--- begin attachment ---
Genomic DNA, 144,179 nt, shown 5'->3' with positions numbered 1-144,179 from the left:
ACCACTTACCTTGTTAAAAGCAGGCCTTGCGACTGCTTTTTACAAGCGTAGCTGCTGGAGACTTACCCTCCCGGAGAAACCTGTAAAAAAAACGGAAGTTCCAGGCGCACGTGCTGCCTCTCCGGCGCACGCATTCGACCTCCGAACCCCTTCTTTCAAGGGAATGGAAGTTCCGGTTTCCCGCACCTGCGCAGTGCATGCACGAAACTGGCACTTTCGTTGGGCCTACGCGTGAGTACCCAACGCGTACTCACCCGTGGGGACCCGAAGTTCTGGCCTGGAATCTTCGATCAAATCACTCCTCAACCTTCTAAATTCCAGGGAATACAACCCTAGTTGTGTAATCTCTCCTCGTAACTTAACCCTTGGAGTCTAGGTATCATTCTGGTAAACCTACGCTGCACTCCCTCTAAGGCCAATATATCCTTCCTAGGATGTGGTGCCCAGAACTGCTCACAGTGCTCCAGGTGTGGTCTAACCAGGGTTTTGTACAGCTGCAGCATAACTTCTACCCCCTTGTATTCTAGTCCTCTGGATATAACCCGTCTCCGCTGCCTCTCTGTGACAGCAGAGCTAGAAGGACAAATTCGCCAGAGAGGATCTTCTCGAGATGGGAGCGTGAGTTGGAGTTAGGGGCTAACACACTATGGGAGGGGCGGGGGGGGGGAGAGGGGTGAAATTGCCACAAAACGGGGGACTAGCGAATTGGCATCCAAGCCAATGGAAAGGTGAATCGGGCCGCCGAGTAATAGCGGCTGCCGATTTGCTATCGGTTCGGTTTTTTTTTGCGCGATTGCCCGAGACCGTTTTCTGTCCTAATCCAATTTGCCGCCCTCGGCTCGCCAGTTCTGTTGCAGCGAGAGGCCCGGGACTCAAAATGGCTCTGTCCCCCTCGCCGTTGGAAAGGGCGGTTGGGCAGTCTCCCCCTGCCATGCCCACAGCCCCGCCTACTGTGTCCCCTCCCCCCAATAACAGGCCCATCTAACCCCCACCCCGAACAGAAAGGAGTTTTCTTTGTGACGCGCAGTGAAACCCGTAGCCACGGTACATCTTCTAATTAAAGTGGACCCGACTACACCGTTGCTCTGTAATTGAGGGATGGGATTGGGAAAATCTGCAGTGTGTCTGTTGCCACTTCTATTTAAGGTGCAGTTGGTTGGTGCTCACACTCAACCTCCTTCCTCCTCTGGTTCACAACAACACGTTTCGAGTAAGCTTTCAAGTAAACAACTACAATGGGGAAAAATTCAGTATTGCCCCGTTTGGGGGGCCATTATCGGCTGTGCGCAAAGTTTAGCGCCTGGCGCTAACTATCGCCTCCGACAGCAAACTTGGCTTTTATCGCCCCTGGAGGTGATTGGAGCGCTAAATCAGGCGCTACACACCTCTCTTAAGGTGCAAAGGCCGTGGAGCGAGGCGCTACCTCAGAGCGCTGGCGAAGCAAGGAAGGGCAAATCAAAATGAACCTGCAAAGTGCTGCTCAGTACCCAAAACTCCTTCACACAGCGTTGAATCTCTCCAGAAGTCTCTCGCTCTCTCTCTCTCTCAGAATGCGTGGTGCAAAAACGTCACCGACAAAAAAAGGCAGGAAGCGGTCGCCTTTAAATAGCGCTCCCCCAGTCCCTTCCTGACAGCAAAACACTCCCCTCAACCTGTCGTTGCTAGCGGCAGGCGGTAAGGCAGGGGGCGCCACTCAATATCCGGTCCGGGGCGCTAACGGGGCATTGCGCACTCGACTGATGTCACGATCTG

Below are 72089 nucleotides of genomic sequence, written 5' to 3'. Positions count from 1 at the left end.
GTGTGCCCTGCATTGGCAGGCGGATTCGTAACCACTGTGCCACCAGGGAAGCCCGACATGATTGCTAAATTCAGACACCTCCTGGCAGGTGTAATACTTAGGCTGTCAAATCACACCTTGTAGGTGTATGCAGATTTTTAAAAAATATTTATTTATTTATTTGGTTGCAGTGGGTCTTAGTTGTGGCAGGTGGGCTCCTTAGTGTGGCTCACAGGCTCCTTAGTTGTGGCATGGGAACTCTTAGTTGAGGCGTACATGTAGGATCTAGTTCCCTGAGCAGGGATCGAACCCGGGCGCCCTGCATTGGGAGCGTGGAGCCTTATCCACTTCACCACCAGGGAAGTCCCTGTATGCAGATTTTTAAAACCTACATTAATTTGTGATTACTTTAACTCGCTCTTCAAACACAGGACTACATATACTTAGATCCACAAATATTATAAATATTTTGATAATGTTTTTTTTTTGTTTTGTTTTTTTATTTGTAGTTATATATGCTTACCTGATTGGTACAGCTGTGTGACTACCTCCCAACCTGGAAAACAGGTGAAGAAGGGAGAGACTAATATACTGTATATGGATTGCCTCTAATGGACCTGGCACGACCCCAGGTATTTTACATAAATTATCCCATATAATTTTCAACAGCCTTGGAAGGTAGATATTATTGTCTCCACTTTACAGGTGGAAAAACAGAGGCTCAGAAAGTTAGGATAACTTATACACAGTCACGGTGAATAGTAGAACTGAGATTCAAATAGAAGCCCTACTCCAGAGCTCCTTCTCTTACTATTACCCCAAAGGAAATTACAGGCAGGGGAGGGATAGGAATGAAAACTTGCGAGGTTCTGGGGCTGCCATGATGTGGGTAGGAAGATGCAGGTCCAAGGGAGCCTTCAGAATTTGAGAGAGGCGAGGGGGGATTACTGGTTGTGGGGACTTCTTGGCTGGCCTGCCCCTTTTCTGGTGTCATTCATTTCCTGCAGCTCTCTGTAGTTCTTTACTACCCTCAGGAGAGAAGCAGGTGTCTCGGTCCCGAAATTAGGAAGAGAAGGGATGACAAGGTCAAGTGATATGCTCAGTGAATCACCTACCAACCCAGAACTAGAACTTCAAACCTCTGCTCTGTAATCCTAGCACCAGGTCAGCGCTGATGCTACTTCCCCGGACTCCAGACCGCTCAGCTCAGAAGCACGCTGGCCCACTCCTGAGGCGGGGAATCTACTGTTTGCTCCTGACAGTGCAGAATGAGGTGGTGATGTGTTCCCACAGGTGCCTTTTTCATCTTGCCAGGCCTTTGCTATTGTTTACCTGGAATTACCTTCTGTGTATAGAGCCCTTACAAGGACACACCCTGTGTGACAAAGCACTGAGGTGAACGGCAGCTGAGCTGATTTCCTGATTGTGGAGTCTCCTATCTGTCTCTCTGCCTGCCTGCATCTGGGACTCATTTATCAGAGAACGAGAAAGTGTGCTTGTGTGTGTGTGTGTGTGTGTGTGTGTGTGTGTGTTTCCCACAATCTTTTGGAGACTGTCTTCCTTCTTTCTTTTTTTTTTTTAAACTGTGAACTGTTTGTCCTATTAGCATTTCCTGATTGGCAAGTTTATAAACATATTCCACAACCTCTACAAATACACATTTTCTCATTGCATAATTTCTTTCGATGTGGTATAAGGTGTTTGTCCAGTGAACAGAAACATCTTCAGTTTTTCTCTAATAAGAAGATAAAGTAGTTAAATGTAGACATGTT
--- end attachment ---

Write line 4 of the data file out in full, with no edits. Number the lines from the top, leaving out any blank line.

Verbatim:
GTGTGCCCTGCATTGGCAGGCGGATTCGTAACCACTGTGCCACCAGGGAAGCCCGACATGATTGCTAAATTCAGACACCTCCTGGCAGGTGTAATACTTAGGCTGTCAAATCACACCTTGTAGGTGTATGCAGATTTTTAAAAAATATTTATTTATTTATTTGGTTGCAGTGGGTCTTAGTTGTGGCAGGTGGGCTCCTTAGTGTGGCTCACAGGCTCCTTAGTTGTGGCATGGGAACTCTTAGTTGAGGCGTACATGTAGGATCTAGTTCCCTGAGCAGGGATCGAACCCGGGCGCCCTGCATTGGGAGCGTGGAGCCTTATCCACTTCACCACCAGGGAAGTCCCTGTATGCAGATTTTTAAAACCTACATTAATTTGTGATTACTTTAACTCGCTCTTCAAACACAGGACTACATATACTTAGATCCACAAATATTATAAATATTTTGATAATGTTTTTTTTTTGTTTTGTTTTTTTATTTGTAGTTATATATGCTTACCTGATTGGTACAGCTGTGTGACTACCTCCCAACCTGGAAAACAGGTGAAGAAGGGAGAGACTAATATACTGTATATGGATTGCCTCTAATGGACCTGGCACGACCCCAGGTATTTTACATAAATTATCCCATATAATTTTCAACAGCCTTGGAAGGTAGATATTATTGTCTCCACTTTACAGGTGGAAAAACAGAGGCTCAGAAAGTTAGGATAACTTATACACAGTCACGGTGAATAGTAGAACTGAGATTCAAATAGAAGCCCTACTCCAGAGCTCCTTCTCTTACTATTACCCCAAAGGAAATTACAGGCAGGGGAGGGATAGGAATGAAAACTTGCGAGGTTCTGGGGCTGCCATGATGTGGGTAGGAAGATGCAGGTCCAAGGGAGCCTTCAGAATTTGAGAGAGGCGAGGGGGGATTACTGGTTGTGGGGACTTCTTGGCTGGCCTGCCCCTTTTCTGGTGTCATTCATTTCCTGCAGCTCTCTGTAGTTCTTTACTACCCTCAGGAGAGAAGCAGGTGTCTCGGTCCCGAAATTAGGAAGAGAAGGGATGACAAGGTCAAGTGATATGCTCAGTGAATCACCTACCAACCCAGAACTAGAACTTCAAACCTCTGCTCTGTAATCCTAGCACCAGGTCAGCGCTGATGCTACTTCCCCGGACTCCAGACCGCTCAGCTCAGAAGCACGCTGGCCCACTCCTGAGGCGGGGAATCTACTGTTTGCTCCTGACAGTGCAGAATGAGGTGGTGATGTGTTCCCACAGGTGCCTTTTTCATCTTGCCAGGCCTTTGCTATTGTTTACCTGGAATTACCTTCTGTGTATAGAGCCCTTACAAGGACACACCCTGTGTGACAAAGCACTGAGGTGAACGGCAGCTGAGCTGATTTCCTGATTGTGGAGTCTCCTATCTGTCTCTCTGCCTGCCTGCATCTGGGACTCATTTATCAGAGAACGAGAAAGTGTGCTTGTGTGTGTGTGTGTGTGTGTGTGTGTGTGTGTGTTTCCCACAATCTTTTGGAGACTGTCTTCCTTCTTTCTTTTTTTTTTTTAAACTGTGAACTGTTTGTCCTATTAGCATTTCCTGATTGGCAAGTTTATAAACATATTCCACAACCTCTACAAATACACATTTTCTCATTGCATAATTTCTTTCGATGTGGTATAAGGTGTTTGTCCAGTGAACAGAAACATCTTCAGTTTTTCTCTAATAAGAAGATAAAGTAGTTAAATGTAGACATGTT